Dylan, “Rolling Stone”, And The Accidental Genius

Written by | November 9, 2015 12:22 | No Comments

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I have been listening to the “Like A Rolling Stone” over the past few days, 20 takes on the classic song that everybody now feels happened almost by accident. Genius  by deflection. Well, if you shoot somebody once it might be by accident, if you shoot em 50 times the chances are excellent it is on purpose.

I am sure that isn’t exactly what Greil Marcus (the bloated blowhard of rock critics) meant when he claimed Dylan and his band came up with the final version by accident… but what did he mean? If you are going to romance something beyond recognition, by all means let it be “Like A Rolling Stone” but if you are going to claim he didn’t have the song down, and indeed, might have never released it at all, show some proof.

The earliest rehearsals on Album Four of XII, the “Like A Rolling Stone” sessions, are harp takes, and it is already there. An instrumental  on the harp and the heart of the song is in place. IN TRACK ONE. It  already had that swing.

By Take Four the song is done, everything else is fixing it up, making it perfect. Does anybody who listens to “Take 4”  believe for a second Dylan doesn’t have the song in place? Why? Because  Dylan doesn’t move up an octave on the chorus?

The lyric, one of his greatest, is already there from the first time he sings it in rehearsal… where did he write it? He certainly WASN’T finding his way through the words in the lyrics, he already he had it down, it was done.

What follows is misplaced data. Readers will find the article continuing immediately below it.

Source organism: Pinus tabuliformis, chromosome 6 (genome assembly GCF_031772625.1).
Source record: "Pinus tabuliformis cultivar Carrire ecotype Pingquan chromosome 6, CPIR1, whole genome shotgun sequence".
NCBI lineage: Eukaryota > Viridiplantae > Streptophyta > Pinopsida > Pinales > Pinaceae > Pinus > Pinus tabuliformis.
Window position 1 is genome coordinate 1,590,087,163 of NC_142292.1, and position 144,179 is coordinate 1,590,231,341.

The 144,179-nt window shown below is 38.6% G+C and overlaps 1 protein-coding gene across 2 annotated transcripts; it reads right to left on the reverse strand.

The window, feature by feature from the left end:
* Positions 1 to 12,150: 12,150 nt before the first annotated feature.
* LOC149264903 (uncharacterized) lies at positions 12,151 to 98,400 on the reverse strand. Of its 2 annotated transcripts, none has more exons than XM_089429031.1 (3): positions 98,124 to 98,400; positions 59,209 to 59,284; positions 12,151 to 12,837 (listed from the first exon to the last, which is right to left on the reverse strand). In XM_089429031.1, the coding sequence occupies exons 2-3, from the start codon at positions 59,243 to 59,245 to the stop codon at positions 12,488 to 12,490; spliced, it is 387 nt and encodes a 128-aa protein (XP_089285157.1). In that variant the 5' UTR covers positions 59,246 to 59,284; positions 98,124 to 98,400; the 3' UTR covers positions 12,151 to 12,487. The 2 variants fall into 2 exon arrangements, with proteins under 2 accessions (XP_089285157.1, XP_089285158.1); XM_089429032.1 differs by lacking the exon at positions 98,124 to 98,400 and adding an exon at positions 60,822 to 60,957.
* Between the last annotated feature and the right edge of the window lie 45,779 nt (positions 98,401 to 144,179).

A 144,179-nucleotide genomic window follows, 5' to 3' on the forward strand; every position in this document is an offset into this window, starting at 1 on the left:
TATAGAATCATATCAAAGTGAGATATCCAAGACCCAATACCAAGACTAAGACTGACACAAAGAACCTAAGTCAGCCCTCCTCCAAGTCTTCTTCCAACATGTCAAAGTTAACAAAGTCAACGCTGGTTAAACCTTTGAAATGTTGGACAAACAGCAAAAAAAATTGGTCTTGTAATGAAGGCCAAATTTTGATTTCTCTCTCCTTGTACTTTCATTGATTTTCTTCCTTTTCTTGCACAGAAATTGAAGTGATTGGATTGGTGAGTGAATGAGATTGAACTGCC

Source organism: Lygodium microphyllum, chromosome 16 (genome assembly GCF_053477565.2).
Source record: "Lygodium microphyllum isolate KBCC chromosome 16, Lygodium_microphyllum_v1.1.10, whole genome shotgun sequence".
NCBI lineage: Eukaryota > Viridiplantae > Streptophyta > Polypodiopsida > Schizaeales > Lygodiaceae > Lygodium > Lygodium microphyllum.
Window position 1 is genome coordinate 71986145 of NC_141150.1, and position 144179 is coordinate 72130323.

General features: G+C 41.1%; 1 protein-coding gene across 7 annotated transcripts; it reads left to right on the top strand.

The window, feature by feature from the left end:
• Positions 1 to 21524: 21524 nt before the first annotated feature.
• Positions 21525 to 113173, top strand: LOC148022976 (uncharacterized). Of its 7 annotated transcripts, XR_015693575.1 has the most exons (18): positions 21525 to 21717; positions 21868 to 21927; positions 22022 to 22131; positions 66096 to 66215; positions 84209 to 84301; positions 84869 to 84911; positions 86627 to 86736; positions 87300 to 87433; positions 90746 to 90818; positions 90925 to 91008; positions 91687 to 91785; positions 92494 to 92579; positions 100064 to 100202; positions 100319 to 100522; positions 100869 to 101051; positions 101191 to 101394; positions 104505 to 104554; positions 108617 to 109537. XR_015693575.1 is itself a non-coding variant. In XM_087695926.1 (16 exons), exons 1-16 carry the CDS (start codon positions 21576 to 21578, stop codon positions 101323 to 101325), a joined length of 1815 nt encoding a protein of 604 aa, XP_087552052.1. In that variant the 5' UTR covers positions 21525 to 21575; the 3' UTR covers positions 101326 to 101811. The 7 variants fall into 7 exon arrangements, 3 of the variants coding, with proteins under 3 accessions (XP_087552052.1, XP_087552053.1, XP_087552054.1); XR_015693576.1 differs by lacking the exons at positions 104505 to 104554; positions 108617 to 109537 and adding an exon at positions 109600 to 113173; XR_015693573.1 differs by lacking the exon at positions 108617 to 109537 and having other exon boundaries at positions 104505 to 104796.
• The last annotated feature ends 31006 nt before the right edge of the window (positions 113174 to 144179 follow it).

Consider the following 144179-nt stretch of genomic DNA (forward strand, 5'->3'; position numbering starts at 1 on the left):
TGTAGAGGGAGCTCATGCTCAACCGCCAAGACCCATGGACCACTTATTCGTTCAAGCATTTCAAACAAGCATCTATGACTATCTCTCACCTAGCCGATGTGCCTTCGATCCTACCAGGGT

Did the song finally get somewhere special? Absolutely. On “Track 5” you can hear him stretch that “feeeel” for the first time. Fabulous. But so what? That’s why you rehearse, to get it right. You don’t rehearse to create, you rehearse to perfect. It was in place in Dylan’s head, not perfect, not what it would end up, and I am certainly overjoyed to have the evolution of one of the greatest songs ever. But what it isn’t is what Greil Marcus is claiming it is, it isn’t random, it might not not have happened. It had to happen once Dylan wrote the song, he knew what he had. Why would he have dumped it? He heard it in his mind’s eye, and he had his band search until he found it. And even if he didn’t, how bad is even the worst version here?

None of what happens is “accidental” in any really sense: the genius, the accident of creation if you like, occurs earlier. It occurs somewhere with someone that happens, and then the glimmer of a word or a sound, or with a guitar on your lap, playing an Everly Brother’s song and watching it evolve into something else entirely.

Just because Marcus decided it happens in the studio doesn’t make it so. “Like A Rolling Stone” is genius, but it is considered genius.

 

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